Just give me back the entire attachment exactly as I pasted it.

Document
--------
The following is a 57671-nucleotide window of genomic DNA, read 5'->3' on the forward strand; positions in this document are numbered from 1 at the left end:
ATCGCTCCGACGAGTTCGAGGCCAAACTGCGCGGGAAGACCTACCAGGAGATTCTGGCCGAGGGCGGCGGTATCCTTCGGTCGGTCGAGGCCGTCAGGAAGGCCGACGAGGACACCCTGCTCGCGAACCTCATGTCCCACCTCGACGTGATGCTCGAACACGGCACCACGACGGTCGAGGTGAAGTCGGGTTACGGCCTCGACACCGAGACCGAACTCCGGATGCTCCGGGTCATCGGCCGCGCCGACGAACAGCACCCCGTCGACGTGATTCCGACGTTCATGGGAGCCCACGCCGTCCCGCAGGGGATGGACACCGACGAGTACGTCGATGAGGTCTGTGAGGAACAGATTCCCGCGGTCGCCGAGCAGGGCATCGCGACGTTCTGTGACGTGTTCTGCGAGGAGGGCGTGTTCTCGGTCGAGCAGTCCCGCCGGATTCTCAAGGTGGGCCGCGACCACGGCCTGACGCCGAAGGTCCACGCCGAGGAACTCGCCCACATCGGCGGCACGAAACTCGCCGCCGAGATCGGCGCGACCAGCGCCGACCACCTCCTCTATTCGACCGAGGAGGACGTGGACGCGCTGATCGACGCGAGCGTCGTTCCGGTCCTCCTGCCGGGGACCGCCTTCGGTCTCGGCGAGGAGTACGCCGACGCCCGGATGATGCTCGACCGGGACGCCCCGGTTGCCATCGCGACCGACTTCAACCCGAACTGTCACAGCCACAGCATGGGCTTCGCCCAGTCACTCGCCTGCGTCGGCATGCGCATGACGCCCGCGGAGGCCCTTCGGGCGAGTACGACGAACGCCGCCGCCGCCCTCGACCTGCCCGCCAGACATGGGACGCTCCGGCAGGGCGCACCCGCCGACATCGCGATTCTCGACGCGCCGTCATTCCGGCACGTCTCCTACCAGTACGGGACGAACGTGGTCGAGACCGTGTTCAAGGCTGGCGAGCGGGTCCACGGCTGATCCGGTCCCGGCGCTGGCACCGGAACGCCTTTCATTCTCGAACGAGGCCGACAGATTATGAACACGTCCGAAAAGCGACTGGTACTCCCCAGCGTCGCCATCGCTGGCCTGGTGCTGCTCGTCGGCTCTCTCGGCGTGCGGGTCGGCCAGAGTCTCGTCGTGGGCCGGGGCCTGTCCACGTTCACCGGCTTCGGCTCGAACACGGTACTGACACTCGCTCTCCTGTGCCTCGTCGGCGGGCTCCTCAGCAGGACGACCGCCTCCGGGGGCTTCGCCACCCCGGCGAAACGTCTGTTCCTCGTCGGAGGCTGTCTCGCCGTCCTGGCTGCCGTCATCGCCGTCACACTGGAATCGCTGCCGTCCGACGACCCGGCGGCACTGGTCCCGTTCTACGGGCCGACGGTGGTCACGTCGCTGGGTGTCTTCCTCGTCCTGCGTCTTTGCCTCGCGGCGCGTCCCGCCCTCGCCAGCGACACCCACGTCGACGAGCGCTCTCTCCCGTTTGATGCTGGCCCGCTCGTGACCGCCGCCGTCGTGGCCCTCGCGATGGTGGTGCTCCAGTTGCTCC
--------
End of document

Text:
The following is a 57671-nucleotide window of genomic DNA, read 5'->3' on the forward strand; positions in this document are numbered from 1 at the left end:
ATCGCTCCGACGAGTTCGAGGCCAAACTGCGCGGGAAGACCTACCAGGAGATTCTGGCCGAGGGCGGCGGTATCCTTCGGTCGGTCGAGGCCGTCAGGAAGGCCGACGAGGACACCCTGCTCGCGAACCTCATGTCCCACCTCGACGTGATGCTCGAACACGGCACCACGACGGTCGAGGTGAAGTCGGGTTACGGCCTCGACACCGAGACCGAACTCCGGATGCTCCGGGTCATCGGCCGCGCCGACGAACAGCACCCCGTCGACGTGATTCCGACGTTCATGGGAGCCCACGCCGTCCCGCAGGGGATGGACACCGACGAGTACGTCGATGAGGTCTGTGAGGAACAGATTCCCGCGGTCGCCGAGCAGGGCATCGCGACGTTCTGTGACGTGTTCTGCGAGGAGGGCGTGTTCTCGGTCGAGCAGTCCCGCCGGATTCTCAAGGTGGGCCGCGACCACGGCCTGACGCCGAAGGTCCACGCCGAGGAACTCGCCCACATCGGCGGCACGAAACTCGCCGCCGAGATCGGCGCGACCAGCGCCGACCACCTCCTCTATTCGACCGAGGAGGACGTGGACGCGCTGATCGACGCGAGCGTCGTTCCGGTCCTCCTGCCGGGGACCGCCTTCGGTCTCGGCGAGGAGTACGCCGACGCCCGGATGATGCTCGACCGGGACGCCCCGGTTGCCATCGCGACCGACTTCAACCCGAACTGTCACAGCCACAGCATGGGCTTCGCCCAGTCACTCGCCTGCGTCGGCATGCGCATGACGCCCGCGGAGGCCCTTCGGGCGAGTACGACGAACGCCGCCGCCGCCCTCGACCTGCCCGCCAGACATGGGACGCTCCGGCAGGGCGCACCCGCCGACATCGCGATTCTCGACGCGCCGTCATTCCGGCACGTCTCCTACCAGTACGGGACGAACGTGGTCGAGACCGTGTTCAAGGCTGGCGAGCGGGTCCACGGCTGATCCGGTCCCGGCGCTGGCACCGGAACGCCTTTCATTCTCGAACGAGGCCGACAGATTATGAACACGTCCGAAAAGCGACTGGTACTCCCCAGCGTCGCCATCGCTGGCCTGGTGCTGCTCGTCGGCTCTCTCGGCGTGCGGGTCGGCCAGAGTCTCGTCGTGGGCCGGGGCCTGTCCACGTTCACCGGCTTCGGCTCGAACACGGTACTGACACTCGCTCTCCTGTGCCTCGTCGGCGGGCTCCTCAGCAGGACGACCGCCTCCGGGGGCTTCGCCACCCCGGCGAAACGTCTGTTCCTCGTCGGAGGCTGTCTCGCCGTCCTGGCTGCCGTCATCGCCGTCACACTGGAATCGCTGCCGTCCGACGACCCGGCGGCACTGGTCCCGTTCTACGGGCCGACGGTGGTCACGTCGCTGGGTGTCTTCCTCGTCCTGCGTCTTTGCCTCGCGGCGCGTCCCGCCCTCGCCAGCGACACCCACGTCGACGAGCGCTCTCTCCCGTTTGATGCTGGCCCGCTCGTGACCGCCGCCGTCGTGGCCCTCGCGATGGTGGTGCTCCAGTTGCTCC